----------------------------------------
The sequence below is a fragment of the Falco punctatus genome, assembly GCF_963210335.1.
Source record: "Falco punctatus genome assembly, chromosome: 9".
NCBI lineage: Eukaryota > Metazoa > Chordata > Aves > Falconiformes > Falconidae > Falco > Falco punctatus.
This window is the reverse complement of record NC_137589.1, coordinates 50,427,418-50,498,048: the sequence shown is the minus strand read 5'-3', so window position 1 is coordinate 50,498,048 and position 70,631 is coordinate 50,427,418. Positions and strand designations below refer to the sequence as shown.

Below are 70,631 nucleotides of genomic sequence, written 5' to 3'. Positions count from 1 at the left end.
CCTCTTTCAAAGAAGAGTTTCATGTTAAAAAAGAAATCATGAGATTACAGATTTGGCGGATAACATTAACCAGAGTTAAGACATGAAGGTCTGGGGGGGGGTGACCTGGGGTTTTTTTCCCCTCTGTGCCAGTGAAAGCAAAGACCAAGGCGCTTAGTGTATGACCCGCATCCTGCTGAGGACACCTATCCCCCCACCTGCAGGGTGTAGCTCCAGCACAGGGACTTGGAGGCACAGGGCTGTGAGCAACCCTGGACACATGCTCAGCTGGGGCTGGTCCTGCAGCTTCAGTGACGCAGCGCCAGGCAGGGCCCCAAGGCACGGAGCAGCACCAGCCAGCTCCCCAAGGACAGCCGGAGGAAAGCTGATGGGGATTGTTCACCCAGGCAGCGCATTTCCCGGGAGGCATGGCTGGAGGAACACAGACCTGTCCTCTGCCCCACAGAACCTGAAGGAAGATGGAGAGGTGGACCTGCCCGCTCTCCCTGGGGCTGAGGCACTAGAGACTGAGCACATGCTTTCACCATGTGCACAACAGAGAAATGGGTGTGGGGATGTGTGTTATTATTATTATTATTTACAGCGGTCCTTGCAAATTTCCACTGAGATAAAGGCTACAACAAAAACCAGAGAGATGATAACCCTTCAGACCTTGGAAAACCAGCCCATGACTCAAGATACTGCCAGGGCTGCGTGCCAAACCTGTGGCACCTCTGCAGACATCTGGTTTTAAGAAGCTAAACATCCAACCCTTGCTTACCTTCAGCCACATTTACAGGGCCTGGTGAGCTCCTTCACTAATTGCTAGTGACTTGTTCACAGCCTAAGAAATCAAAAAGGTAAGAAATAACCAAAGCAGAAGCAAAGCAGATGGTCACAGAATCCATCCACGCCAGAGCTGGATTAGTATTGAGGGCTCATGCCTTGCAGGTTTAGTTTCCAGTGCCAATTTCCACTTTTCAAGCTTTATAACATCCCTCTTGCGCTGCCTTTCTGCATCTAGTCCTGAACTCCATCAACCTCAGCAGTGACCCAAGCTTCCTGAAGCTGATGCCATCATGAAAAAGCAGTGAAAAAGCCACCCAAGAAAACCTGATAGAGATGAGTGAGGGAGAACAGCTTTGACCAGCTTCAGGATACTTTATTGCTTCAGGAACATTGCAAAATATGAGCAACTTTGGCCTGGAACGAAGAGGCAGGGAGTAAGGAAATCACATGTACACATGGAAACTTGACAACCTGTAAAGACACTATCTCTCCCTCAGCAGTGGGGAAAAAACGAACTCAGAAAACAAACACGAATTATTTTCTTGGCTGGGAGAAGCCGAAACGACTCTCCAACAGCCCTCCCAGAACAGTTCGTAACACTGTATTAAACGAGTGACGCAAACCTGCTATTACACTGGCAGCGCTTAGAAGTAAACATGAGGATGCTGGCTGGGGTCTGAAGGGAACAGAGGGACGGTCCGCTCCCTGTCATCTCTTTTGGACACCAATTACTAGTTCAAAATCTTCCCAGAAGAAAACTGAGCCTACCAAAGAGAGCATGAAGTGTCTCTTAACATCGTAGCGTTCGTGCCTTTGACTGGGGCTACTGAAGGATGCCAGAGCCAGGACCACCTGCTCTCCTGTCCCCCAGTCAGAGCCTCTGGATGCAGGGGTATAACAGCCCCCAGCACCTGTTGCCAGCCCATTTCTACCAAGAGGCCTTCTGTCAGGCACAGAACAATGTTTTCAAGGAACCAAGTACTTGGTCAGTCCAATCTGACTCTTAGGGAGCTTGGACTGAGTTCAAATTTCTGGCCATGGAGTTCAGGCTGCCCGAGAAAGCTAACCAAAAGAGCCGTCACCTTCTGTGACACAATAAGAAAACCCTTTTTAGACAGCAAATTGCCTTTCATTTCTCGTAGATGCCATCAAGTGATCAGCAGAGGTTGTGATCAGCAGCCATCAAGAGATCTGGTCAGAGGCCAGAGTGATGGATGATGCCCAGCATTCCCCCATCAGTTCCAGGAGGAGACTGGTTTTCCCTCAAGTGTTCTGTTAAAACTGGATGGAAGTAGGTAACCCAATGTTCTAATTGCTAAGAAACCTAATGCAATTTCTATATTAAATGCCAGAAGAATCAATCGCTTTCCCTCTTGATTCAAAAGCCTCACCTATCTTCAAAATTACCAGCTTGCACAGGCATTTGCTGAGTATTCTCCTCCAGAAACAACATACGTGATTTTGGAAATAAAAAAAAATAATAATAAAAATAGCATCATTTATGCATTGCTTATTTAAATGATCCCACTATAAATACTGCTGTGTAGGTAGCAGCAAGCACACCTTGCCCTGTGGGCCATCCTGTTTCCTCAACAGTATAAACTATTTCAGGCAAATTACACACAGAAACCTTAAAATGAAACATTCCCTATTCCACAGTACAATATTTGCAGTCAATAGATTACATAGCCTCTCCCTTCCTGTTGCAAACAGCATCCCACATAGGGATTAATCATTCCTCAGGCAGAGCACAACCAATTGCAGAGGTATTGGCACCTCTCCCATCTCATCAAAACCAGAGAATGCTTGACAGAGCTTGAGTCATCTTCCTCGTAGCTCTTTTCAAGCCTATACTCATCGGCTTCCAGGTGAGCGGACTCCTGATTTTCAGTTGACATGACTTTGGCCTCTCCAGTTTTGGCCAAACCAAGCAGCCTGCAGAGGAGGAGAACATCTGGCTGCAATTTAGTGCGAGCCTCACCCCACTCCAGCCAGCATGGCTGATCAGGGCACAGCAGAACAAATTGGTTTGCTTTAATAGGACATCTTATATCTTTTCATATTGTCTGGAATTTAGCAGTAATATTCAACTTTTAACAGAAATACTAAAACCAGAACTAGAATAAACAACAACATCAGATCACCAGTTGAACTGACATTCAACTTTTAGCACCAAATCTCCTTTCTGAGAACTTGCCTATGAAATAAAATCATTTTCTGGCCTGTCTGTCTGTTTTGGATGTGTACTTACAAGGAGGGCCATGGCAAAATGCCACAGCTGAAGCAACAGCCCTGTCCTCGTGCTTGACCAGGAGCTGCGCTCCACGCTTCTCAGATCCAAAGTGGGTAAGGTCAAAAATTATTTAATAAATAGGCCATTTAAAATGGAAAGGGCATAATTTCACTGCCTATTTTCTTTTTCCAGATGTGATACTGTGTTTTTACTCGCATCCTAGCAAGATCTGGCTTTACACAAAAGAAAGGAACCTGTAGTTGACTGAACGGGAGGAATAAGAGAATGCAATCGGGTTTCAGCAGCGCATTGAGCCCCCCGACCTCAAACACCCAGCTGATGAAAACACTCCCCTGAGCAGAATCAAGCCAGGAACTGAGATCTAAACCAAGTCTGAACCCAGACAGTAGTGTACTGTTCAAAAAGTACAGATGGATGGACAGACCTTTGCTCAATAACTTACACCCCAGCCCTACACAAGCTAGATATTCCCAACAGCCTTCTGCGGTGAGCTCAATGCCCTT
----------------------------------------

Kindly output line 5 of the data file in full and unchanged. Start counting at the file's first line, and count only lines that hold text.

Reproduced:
Below are 70,631 nucleotides of genomic sequence, written 5' to 3'. Positions count from 1 at the left end.